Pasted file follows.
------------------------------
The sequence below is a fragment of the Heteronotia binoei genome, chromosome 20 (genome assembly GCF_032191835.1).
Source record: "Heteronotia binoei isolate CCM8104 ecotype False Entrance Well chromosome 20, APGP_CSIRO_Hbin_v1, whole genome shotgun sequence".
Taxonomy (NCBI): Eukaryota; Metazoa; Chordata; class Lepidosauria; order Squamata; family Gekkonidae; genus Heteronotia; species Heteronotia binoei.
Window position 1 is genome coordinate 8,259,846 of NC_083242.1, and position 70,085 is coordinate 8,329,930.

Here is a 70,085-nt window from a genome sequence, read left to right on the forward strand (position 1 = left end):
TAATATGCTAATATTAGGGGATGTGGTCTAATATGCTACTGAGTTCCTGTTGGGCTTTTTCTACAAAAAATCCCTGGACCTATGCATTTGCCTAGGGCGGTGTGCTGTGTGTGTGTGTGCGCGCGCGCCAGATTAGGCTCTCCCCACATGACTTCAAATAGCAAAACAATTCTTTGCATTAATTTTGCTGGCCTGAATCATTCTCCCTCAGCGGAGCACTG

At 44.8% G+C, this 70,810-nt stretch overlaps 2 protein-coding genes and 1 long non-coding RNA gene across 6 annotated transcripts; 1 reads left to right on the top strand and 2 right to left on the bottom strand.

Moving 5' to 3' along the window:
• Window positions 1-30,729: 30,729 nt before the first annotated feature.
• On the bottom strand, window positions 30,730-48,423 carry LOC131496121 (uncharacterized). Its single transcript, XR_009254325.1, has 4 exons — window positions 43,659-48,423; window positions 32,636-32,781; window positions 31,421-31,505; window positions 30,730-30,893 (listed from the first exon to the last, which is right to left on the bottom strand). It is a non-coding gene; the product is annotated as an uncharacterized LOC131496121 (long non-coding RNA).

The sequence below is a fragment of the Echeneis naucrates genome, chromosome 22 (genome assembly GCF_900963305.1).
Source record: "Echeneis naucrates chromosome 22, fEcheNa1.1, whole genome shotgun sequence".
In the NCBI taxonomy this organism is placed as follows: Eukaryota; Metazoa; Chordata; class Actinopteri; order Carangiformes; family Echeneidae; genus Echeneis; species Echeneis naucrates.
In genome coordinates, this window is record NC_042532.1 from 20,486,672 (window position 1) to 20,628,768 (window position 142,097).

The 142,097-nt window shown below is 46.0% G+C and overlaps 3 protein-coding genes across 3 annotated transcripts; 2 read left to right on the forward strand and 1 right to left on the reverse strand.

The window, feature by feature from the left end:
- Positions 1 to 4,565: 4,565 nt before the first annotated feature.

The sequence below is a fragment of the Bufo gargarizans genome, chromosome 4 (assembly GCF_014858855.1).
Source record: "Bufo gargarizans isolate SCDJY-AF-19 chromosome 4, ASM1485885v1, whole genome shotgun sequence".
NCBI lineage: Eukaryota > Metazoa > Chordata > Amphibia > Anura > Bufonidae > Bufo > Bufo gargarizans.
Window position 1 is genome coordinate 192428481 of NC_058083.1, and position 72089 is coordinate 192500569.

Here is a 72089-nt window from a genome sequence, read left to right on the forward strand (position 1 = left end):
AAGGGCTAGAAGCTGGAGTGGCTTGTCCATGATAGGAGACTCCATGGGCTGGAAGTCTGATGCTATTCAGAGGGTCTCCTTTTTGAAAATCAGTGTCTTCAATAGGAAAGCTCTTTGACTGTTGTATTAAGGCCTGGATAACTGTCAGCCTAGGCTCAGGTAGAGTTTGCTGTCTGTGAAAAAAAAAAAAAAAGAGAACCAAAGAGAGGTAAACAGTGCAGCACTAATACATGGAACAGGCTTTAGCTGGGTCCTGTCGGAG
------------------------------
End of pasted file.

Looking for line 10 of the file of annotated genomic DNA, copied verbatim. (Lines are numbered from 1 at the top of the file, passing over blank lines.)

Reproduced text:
• On the bottom strand, window positions 30,730-48,423 carry LOC131496121 (uncharacterized). Its single transcript, XR_009254325.1, has 4 exons — window positions 43,659-48,423; window positions 32,636-32,781; window positions 31,421-31,505; window positions 30,730-30,893 (listed from the first exon to the last, which is right to left on the bottom strand). It is a non-coding gene; the product is annotated as an uncharacterized LOC131496121 (long non-coding RNA).